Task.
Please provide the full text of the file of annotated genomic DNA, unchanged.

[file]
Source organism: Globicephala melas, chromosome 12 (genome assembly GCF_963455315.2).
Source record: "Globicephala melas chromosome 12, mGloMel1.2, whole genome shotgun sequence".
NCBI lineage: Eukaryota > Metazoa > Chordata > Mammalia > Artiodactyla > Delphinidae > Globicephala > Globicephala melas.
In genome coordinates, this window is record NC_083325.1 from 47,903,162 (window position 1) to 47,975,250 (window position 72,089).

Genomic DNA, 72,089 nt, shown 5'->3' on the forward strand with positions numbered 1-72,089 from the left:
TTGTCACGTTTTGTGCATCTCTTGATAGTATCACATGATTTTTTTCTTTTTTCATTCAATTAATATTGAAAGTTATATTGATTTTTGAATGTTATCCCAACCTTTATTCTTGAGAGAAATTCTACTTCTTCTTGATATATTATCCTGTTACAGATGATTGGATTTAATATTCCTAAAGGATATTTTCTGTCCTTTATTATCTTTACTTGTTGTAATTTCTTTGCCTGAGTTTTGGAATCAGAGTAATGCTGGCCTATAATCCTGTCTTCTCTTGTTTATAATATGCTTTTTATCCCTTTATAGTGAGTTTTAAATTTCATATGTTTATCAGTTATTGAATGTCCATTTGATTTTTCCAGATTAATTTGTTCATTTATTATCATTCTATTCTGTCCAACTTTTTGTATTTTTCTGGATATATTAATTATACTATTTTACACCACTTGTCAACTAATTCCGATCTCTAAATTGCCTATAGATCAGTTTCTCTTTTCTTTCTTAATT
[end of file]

Source organism: Globicephala melas, chromosome 12 (genome assembly GCF_963455315.2).
Source record: "Globicephala melas chromosome 12, mGloMel1.2, whole genome shotgun sequence".
NCBI lineage: Eukaryota > Metazoa > Chordata > Mammalia > Artiodactyla > Delphinidae > Globicephala > Globicephala melas.
In genome coordinates, this window is record NC_083325.1 from 47,903,162 (window position 1) to 47,975,250 (window position 72,089).

Genomic DNA, 72,089 nt, shown 5'->3' on the forward strand with positions numbered 1-72,089 from the left:
TTGTCACGTTTTGTGCATCTCTTGATAGTATCACATGATTTTTTTCTTTTTTCATTCAATTAATATTGAAAGTTATATTGATTTTTGAATGTTATCCCAACCTTTATTCTTGAGAGAAATTCTACTTCTTCTTGATATATTATCCTGTTACAGATGATTGGATTTAATATTCCTAAAGGATATTTTCTGTCCTTTATTATCTTTACTTGTTGTAATTTCTTTGCCTGAGTTTTGGAATCAGAGTAATGCTGGCCTATAATCCTGTCTTCTCTTGTTTATAATATGCTTTTTATCCCTTTATAGTGAGTTTTAAATTTCATATGTTTATCAGTTATTGAATGTCCATTTGATTTTTCCAGATTAATTTGTTCATTTATTATCATTCTATTCTGTCCAACTTTTTGTATTTTTCTGGATATATTAATTATACTATTTTACACCACTTGTCAACTAATTCCGATCTCTAAATTGCCTATAGATCAGTTTCTCTTTTCTTTCTTAATT